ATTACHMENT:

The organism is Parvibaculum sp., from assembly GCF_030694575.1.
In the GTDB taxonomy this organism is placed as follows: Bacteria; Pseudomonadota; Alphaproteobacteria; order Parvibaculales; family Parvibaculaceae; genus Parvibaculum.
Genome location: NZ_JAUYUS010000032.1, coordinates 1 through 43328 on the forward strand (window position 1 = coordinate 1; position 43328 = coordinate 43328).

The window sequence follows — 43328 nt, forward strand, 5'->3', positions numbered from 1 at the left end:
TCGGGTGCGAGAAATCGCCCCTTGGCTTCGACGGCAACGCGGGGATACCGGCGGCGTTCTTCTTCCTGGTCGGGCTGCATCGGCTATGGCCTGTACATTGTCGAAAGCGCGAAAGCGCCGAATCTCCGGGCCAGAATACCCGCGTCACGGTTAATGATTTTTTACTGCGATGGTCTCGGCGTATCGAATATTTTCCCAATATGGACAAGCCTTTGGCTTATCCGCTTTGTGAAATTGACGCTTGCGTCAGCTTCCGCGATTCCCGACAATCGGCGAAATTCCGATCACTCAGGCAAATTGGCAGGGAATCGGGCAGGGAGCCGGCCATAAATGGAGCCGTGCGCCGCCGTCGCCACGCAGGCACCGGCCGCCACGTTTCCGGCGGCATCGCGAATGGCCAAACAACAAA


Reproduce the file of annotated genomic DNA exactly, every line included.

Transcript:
The organism is Parvibaculum sp., from assembly GCF_030694575.1.
In the GTDB taxonomy this organism is placed as follows: Bacteria; Pseudomonadota; Alphaproteobacteria; order Parvibaculales; family Parvibaculaceae; genus Parvibaculum.
Genome location: NZ_JAUYUS010000032.1, coordinates 1 through 43328 on the forward strand (window position 1 = coordinate 1; position 43328 = coordinate 43328).

The window sequence follows — 43328 nt, forward strand, 5'->3', positions numbered from 1 at the left end:
TCGGGTGCGAGAAATCGCCCCTTGGCTTCGACGGCAACGCGGGGATACCGGCGGCGTTCTTCTTCCTGGTCGGGCTGCATCGGCTATGGCCTGTACATTGTCGAAAGCGCGAAAGCGCCGAATCTCCGGGCCAGAATACCCGCGTCACGGTTAATGATTTTTTACTGCGATGGTCTCGGCGTATCGAATATTTTCCCAATATGGACAAGCCTTTGGCTTATCCGCTTTGTGAAATTGACGCTTGCGTCAGCTTCCGCGATTCCCGACAATCGGCGAAATTCCGATCACTCAGGCAAATTGGCAGGGAATCGGGCAGGGAGCCGGCCATAAATGGAGCCGTGCGCCGCCGTCGCCACGCAGGCACCGGCCGCCACGTTTCCGGCGGCATCGCGAATGGCCAAACAACAAA